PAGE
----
When GMB and Knowledge Panels Collide – Andrea Volpini

Andrea Volpini, Jason Barnard and Paige Hobart were live on Tea Time SEO last week to share their thoughts on When GMB and Knowledge Panels Collide with us. We got a lot of valuable tips and Andrea put a summary of his talk together in case anyone missed it. Don’t forget to check out the slideshow and the video on our YouTube channel.

Tip 1: Knowledge Panel – use sameAs links

By reading any sameAs link added in the structured data of a website, for any given entity, we tell machines that the entity is equivalent to another entity in an open encyclopedia like Wikipedia, on a social network like Twitter or directly in the Google Knowledge Graph. This provides search engines with the confidence required to use some pages instead of others for extracting answers in the form of featured snippets (as seen in the example above).

Tip 2: Link your data with other people data

There are four simple principles to follow when publishing data on the web (and yes, structured data is open data as it is fully accessible).

  1. Use URIs as names for things (this is the unique identifier that we introduced above) 
  2. Use HTTP URIs so that people can look up those names (this means that the ID of every entity shall be accessible via HTTP URI) 
  3. When someone looks up a URI, provide useful information, using the standards (Behind these URIs we need to publish data using a linked data standard called RDF) 
  4. Include links to other URIs. so that they can discover more things (and here is where we need to add owl:sameAs property). 

A so-called 5-stars open dataset is a way to publish metadata (using linked data standard) that makes it readable and accessible by machines. Here we see the entity for myself on Wikidata linked back using a WordLift ID property in Wikidata with the equivalent entity that WordLift created on my personal knowledge graph. These links back and forth in the web of data helps Google and Bing significantly with entity disambiguation and are proven to be beneficial for SEO and content discoverability in general. Tip Three: Schema.org is a Multitasker Keep the focus on both SEO and Content Model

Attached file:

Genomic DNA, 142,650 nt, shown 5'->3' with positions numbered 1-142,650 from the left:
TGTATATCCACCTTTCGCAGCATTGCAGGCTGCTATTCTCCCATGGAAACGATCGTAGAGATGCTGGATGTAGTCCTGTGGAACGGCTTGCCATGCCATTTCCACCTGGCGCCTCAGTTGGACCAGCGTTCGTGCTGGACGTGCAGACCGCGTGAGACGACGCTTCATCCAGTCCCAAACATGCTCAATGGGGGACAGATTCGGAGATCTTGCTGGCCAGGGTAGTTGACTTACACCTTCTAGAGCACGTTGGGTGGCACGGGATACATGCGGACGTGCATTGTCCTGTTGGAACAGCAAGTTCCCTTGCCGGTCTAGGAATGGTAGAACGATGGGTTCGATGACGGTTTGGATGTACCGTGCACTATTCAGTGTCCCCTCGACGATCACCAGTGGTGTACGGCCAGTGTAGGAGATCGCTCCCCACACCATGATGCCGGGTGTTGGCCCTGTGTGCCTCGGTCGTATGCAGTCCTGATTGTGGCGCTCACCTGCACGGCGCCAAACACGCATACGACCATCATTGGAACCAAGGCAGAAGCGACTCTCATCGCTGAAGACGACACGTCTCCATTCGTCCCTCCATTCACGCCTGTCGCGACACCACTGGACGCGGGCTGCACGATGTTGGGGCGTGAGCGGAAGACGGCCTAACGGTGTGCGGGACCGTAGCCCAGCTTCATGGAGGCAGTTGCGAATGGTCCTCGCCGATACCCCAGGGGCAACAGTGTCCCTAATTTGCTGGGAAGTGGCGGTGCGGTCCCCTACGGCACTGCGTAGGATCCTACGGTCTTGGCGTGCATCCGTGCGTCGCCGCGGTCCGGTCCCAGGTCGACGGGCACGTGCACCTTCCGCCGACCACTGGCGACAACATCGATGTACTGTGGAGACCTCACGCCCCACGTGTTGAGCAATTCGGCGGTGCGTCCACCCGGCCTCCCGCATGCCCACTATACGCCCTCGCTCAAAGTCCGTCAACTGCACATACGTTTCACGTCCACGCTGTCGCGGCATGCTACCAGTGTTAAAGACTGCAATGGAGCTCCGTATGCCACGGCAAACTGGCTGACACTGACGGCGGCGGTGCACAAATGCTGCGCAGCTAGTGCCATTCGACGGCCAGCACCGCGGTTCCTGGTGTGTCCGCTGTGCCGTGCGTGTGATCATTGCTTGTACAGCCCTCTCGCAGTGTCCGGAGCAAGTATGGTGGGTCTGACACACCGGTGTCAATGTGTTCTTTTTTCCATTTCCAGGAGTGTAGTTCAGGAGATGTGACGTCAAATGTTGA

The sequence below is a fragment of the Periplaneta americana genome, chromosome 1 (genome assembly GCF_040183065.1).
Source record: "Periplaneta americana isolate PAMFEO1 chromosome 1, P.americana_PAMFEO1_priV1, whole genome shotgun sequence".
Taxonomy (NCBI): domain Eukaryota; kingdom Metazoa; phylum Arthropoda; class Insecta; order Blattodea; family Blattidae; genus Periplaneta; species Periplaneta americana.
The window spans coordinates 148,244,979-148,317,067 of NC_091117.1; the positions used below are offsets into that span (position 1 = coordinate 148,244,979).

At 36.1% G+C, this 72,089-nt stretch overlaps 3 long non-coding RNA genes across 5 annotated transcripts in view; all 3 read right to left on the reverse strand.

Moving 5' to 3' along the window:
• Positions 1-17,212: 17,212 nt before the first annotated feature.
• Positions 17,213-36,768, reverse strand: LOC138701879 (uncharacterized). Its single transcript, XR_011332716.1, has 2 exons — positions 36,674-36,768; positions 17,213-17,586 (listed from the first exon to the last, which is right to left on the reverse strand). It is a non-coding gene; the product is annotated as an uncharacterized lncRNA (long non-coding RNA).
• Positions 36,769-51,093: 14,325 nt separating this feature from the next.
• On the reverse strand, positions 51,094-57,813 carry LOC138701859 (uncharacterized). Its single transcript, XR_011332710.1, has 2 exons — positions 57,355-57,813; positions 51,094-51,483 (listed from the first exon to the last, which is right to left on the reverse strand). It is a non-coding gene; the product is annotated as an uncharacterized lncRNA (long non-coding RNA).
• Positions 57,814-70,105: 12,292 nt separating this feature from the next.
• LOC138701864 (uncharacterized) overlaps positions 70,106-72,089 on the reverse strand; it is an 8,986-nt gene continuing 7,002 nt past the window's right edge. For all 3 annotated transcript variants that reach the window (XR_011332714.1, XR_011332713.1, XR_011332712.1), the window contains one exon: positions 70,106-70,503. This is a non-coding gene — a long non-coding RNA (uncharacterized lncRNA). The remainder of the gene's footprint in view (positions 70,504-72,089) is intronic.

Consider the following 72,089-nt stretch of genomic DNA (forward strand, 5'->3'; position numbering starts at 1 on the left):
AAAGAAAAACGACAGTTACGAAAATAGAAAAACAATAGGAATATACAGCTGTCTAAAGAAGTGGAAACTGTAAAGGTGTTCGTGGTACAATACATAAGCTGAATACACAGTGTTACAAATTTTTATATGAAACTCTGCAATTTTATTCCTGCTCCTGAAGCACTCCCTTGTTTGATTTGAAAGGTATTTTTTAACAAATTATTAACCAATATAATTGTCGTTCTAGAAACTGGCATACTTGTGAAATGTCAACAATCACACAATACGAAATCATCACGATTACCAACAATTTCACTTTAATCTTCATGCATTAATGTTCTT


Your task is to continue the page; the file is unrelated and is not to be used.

Move beyond the idea of using schema markup to get rich results on your site; this is useful and it is the best starting point to get a positive ROI on the implementation of structured data but, the real value lies in modeling and connecting your content in a meaningful way for your users. By building your own knowledge graph and using it as part of your content model you improve user engagement and boost SEO. Here is how to get started with content modeling and schema markup.

Thank you again Andrea for this great insight. Enjoying learning more? Check out our blog to get interesting tips from our experts, including – Silvia Sanna and her view on Is Voice Here to Stay? It’s now 2020 and Enrico Chiodino’s summary on Backlink profile: what does ‘natural’ even mean?.

P.S. Sign up to Tea Time SEO to never miss out on any information around SEO! See you at 4pm BST Mondays and Thursday on our YouTube channel.

Image Credit: Marius Matuschzik on Unsplash

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